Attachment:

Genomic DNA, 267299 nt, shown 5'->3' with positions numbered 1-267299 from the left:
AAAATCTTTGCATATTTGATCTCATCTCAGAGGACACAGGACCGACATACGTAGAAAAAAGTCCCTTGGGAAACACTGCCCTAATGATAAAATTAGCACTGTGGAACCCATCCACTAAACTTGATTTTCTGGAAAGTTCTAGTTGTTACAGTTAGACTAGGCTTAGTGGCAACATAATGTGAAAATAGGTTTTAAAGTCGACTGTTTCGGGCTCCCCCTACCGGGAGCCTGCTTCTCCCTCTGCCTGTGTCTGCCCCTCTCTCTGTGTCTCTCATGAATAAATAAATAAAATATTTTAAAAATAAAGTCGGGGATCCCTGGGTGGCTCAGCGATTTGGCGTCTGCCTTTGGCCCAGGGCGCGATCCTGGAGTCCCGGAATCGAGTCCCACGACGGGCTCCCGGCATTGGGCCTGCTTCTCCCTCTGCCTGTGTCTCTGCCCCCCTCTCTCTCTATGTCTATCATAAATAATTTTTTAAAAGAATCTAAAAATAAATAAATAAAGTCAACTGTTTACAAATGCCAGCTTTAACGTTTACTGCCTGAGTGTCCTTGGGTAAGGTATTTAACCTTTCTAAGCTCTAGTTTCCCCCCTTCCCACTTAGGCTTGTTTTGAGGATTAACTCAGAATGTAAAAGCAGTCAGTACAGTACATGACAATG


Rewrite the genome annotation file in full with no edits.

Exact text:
Genomic DNA, 267299 nt, shown 5'->3' with positions numbered 1-267299 from the left:
AAAATCTTTGCATATTTGATCTCATCTCAGAGGACACAGGACCGACATACGTAGAAAAAAGTCCCTTGGGAAACACTGCCCTAATGATAAAATTAGCACTGTGGAACCCATCCACTAAACTTGATTTTCTGGAAAGTTCTAGTTGTTACAGTTAGACTAGGCTTAGTGGCAACATAATGTGAAAATAGGTTTTAAAGTCGACTGTTTCGGGCTCCCCCTACCGGGAGCCTGCTTCTCCCTCTGCCTGTGTCTGCCCCTCTCTCTGTGTCTCTCATGAATAAATAAATAAAATATTTTAAAAATAAAGTCGGGGATCCCTGGGTGGCTCAGCGATTTGGCGTCTGCCTTTGGCCCAGGGCGCGATCCTGGAGTCCCGGAATCGAGTCCCACGACGGGCTCCCGGCATTGGGCCTGCTTCTCCCTCTGCCTGTGTCTCTGCCCCCCTCTCTCTCTATGTCTATCATAAATAATTTTTTAAAAGAATCTAAAAATAAATAAATAAAGTCAACTGTTTACAAATGCCAGCTTTAACGTTTACTGCCTGAGTGTCCTTGGGTAAGGTATTTAACCTTTCTAAGCTCTAGTTTCCCCCCTTCCCACTTAGGCTTGTTTTGAGGATTAACTCAGAATGTAAAAGCAGTCAGTACAGTACATGACAATG